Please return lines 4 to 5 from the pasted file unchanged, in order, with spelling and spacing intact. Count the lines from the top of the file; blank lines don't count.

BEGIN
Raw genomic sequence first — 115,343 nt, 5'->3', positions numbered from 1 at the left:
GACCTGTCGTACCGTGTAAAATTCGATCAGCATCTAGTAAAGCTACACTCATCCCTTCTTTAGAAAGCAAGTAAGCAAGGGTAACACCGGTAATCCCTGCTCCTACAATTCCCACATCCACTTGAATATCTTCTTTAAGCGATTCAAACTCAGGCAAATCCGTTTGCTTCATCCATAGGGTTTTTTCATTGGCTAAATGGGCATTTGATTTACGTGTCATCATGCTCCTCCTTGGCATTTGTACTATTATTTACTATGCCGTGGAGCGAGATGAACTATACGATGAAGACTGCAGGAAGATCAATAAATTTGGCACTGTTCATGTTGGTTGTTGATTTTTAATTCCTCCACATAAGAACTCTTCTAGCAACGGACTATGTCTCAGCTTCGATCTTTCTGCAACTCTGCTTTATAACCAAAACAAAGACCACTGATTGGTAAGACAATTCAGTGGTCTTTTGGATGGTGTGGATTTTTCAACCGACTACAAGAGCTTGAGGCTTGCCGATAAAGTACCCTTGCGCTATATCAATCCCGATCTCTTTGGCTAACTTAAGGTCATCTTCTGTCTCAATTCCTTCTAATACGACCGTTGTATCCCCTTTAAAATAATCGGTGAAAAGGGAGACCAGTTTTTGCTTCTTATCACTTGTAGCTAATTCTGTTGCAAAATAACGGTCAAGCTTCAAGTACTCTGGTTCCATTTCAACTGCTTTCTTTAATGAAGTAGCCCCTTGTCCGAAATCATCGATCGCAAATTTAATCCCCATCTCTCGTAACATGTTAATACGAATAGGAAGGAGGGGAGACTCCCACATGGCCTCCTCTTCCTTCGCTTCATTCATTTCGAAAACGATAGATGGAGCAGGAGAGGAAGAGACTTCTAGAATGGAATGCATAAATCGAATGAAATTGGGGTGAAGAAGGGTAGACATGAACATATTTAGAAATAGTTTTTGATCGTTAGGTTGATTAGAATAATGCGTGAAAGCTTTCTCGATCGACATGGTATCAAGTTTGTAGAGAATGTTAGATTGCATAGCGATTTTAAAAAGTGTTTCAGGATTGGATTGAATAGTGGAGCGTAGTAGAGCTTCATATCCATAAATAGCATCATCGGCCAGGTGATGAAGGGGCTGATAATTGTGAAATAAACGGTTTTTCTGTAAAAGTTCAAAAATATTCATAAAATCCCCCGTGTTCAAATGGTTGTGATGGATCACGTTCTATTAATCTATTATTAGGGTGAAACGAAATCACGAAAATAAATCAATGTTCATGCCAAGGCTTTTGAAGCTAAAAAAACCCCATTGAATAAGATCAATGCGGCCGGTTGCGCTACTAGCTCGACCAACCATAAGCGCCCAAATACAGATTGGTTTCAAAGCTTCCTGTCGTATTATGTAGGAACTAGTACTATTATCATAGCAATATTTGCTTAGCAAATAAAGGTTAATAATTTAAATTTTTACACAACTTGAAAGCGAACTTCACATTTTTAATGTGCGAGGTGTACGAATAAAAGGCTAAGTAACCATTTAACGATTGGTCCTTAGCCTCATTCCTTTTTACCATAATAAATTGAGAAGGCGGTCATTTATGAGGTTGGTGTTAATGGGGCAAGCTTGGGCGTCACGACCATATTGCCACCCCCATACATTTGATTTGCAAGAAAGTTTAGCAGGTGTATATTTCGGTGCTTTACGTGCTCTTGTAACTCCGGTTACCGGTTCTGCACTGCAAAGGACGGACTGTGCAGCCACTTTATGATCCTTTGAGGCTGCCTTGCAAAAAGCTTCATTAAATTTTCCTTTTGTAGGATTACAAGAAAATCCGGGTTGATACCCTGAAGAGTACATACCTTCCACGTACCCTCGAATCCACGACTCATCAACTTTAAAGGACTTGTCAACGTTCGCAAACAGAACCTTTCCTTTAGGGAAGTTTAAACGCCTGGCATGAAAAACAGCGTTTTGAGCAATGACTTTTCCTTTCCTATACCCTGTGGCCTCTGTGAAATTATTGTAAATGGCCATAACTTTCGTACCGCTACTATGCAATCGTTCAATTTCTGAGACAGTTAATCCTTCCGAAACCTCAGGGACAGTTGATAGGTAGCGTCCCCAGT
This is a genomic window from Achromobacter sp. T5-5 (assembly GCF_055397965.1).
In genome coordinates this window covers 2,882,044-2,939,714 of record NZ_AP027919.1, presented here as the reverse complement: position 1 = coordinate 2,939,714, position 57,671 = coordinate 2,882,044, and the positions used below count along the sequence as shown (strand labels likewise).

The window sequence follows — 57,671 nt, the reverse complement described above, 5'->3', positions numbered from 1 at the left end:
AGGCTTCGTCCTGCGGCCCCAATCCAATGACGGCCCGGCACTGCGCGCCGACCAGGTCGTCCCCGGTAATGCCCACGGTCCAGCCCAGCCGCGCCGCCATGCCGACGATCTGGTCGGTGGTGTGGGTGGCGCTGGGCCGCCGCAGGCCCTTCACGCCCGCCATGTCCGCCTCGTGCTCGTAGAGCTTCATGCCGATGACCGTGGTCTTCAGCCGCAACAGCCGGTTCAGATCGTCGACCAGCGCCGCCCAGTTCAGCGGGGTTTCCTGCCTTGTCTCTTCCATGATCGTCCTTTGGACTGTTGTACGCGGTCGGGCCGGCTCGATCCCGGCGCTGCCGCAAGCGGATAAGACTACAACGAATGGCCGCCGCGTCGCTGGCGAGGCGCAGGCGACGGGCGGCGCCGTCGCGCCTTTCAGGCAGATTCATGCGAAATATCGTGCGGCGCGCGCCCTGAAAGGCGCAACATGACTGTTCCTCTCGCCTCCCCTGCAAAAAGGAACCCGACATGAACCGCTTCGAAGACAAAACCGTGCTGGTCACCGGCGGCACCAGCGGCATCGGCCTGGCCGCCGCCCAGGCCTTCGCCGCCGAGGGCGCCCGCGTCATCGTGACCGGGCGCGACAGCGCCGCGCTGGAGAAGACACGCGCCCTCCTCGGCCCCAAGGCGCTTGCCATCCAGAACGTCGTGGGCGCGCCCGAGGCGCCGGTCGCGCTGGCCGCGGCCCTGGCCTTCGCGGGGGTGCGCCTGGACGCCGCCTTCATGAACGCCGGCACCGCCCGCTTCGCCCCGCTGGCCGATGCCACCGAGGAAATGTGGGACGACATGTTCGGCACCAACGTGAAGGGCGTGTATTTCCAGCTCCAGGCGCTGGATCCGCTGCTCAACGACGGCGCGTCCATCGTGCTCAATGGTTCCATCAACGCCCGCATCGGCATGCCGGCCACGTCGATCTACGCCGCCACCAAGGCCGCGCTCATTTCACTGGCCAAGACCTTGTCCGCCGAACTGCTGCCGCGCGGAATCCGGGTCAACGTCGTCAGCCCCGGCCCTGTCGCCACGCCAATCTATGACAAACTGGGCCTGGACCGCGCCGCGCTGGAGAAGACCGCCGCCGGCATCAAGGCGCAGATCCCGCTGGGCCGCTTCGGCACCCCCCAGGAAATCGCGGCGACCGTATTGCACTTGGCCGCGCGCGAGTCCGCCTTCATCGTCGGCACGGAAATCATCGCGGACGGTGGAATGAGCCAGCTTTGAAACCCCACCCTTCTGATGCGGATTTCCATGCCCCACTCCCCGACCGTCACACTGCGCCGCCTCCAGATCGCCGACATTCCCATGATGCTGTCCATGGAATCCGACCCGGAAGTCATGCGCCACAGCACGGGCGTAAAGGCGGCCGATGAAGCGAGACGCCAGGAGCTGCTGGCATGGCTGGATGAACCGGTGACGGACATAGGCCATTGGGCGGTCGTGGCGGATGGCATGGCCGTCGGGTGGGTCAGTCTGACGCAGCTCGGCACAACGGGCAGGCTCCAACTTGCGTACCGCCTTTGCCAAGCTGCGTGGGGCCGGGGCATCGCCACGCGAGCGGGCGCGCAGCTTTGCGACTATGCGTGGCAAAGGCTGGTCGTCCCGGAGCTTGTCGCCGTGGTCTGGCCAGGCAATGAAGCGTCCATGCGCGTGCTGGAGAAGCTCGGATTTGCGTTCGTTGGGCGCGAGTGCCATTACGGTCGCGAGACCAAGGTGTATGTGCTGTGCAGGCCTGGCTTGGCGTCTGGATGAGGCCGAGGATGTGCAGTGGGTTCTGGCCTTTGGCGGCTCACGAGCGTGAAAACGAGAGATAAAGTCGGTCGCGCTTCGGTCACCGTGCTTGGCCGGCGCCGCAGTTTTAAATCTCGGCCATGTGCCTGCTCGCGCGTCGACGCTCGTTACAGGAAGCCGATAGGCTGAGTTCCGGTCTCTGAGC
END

In genome coordinates this window covers 2,882,044-2,939,714 of record NZ_AP027919.1, presented here as the reverse complement: position 1 = coordinate 2,939,714, position 57,671 = coordinate 2,882,044, and the positions used below count along the sequence as shown (strand labels likewise).

The window sequence follows — 57,671 nt, the reverse complement described above, 5'->3', positions numbered from 1 at the left end: